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Apr 24th
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'Trout in the Classroom' introduces children to conservation work

'Trout in the Classroom' introduces children to conservation work

LAKE COUNTY, Calif. – “The children talk to the fish,” said Dee Desmond. “You will probably see some today who’ll say ‘I love you.’”

The day was April 12 at a stream on Montesol Ranch in south Lake County. And what the children – 17 first-through-third graders from elementary schools in the area – were saying to the fish, tiny trout known as “fry,” amounted to a fond farewell.

They had become genuinely attached to the little fellas “during a period of closely watched incubation at their schools, supervised by teachers Lisa Guerrero and Kathleen Place over the last several weeks.  

And now the children were releasing them into a suitable habitat, just as grade school students in the East Lake Resource Conservation District have been doing for more than 20 years.

That’s how long “Trout in the Classroom,” a program designed to provide a direct connection between children and their living environment, has functioned in south Lake County, which is part of the East Lake district.

Dee Desmond and her husband, Dan, took over management of the program in Lake County this year when Dwight Holford, who brought it here, retired and left the area.

The program’s national roots have been traced to 1986. It operates in concert with the California Department of Fish and Wildlife.

In addition to the Trout in the Classroom’s in the East Lake District, a program in the West Lake district has been created and is coordinated by Tony Blyleven. The West Lake program had a similar release this past Saturday.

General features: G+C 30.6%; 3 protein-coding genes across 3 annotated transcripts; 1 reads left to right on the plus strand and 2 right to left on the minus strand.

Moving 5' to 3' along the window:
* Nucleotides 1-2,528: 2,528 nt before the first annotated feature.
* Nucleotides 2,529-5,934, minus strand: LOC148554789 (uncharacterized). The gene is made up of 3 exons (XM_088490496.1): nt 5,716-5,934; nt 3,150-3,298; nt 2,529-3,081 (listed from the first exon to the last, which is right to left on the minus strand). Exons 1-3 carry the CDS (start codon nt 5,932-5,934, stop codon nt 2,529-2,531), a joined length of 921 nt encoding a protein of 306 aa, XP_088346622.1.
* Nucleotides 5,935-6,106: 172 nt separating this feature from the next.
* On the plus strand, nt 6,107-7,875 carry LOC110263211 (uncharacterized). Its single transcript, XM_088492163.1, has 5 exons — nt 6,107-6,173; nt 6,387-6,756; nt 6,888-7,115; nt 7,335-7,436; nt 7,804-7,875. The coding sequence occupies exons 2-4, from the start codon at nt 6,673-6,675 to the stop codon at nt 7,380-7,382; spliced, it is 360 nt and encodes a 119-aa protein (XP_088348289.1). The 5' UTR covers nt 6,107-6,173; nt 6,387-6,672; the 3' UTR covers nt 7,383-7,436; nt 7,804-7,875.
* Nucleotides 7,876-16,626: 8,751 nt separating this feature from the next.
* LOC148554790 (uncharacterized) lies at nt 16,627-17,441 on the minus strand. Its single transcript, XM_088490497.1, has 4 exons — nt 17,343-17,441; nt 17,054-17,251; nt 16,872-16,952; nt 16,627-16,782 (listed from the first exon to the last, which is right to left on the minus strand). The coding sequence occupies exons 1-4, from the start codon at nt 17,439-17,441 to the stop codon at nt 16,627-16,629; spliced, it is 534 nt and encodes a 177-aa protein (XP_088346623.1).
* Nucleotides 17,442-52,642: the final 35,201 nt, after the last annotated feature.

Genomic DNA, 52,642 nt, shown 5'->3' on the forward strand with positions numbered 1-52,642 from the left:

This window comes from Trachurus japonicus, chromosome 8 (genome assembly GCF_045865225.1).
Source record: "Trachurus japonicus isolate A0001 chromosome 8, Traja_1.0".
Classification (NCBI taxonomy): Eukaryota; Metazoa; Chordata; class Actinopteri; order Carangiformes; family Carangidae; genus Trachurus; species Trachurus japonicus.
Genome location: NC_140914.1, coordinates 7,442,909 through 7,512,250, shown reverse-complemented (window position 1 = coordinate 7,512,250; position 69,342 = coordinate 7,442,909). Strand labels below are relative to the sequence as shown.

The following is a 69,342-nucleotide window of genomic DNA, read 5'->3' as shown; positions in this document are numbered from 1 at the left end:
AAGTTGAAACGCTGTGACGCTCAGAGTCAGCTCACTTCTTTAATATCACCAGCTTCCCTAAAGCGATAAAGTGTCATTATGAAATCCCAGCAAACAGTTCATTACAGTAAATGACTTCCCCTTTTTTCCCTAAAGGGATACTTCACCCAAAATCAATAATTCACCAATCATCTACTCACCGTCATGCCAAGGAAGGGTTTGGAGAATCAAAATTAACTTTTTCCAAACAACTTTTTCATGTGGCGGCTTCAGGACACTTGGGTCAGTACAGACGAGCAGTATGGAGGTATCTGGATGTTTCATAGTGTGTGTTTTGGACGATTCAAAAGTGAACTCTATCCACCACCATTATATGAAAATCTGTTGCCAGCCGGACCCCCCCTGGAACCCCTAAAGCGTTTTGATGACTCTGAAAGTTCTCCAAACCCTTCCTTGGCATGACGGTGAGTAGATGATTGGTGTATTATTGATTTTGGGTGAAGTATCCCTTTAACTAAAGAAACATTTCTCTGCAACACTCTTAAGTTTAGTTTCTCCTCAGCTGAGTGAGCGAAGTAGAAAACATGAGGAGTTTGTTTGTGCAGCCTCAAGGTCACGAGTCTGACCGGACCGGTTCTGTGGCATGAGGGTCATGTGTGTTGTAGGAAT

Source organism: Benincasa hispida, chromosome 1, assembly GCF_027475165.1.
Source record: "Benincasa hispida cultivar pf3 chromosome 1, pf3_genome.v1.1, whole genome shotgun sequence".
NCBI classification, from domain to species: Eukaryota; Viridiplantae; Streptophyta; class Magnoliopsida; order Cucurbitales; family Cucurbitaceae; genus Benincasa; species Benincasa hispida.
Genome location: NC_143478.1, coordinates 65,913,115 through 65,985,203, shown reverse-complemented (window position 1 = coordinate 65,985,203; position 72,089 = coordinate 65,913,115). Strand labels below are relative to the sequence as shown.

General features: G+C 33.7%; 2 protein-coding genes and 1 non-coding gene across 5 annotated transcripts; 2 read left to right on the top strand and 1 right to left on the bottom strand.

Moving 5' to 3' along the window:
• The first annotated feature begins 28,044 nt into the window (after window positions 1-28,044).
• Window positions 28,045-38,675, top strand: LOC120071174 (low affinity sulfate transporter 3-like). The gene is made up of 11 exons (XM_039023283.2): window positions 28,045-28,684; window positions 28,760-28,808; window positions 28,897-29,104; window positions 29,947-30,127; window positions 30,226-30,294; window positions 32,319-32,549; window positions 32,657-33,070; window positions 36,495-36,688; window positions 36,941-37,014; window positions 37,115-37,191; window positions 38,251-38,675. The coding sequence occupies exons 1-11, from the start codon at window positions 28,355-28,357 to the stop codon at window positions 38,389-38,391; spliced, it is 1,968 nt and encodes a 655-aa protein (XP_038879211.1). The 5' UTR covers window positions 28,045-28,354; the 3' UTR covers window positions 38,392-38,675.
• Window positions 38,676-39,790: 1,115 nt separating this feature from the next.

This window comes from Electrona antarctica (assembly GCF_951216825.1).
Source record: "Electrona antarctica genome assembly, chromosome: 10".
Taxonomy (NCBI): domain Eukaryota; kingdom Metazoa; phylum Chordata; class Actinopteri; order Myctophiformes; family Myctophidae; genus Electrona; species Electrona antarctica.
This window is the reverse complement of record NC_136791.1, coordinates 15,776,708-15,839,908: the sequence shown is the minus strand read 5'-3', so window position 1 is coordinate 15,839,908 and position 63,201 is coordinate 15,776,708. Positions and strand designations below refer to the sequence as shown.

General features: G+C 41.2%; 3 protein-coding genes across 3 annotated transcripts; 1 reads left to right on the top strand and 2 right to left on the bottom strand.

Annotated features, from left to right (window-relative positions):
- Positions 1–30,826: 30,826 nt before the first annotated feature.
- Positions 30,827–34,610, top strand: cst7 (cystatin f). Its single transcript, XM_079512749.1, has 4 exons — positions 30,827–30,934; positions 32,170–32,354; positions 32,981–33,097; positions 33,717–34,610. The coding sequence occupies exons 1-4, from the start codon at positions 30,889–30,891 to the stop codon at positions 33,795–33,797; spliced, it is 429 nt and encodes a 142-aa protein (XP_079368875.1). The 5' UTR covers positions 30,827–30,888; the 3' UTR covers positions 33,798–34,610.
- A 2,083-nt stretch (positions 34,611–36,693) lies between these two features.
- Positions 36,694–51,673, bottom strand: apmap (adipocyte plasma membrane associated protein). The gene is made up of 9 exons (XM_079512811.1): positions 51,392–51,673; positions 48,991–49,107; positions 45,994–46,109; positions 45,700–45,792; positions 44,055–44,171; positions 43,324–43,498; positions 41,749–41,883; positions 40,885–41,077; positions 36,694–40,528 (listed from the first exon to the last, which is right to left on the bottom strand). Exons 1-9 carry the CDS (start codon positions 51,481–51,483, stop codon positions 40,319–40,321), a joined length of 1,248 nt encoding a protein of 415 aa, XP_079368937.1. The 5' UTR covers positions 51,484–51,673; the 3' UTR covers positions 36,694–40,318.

In Lake County, Trout in the Classroom programs are currently operating in Middletown, Lakeport and Konocti Unified School districts. There is no program in the Upper Lake district, but Dan Desmond says he would help get one started if a teacher in the district could coordinate with him.

Teachers tailor programs to fit their curriculum. Each program includes interdisciplinary applications in science, social studies, math, language arts, fine arts and physical education.

Dan and Dee, both retired teachers, had much to do with organizing this year’s East Lake program, securing the fertile trout eggs – 32 for each classroom – from the  Department of Fish & Wildlife’s fish wildlife hatchery in Yountville, purchasing classroom aquarium equipment and performing as liaison to the public.

“Fish and Wildlife feels (Trout in the Classroom) is the only way to truly see the trout in a really meaningful way,” says Dan. “These kids develop a relationship with the fish and learn to understand their biological development as they grow into adults.

“The students become stewards of wild and aquatic life,” he added.

That's thanks largely to teachers like Guerrero, who’s leaving the program after seven years to serve in other areas of the ecosystem.

In terms of trout, there is perhaps no more critical time than the present for teaching children stewardship.

The National Marine Fisheries Service (NMFS) has listed the steelhead in parts of Northern California among the species threatened under the federal Endangered Species Act.  

So Trout in the Classroom fits within a basic equation: Increase the future trout population by increasing the number of children who can ensure that growth when they grow up.

Email John Lindblom at .

Last Updated ( Thursday, 24 April 2014 07:37 )


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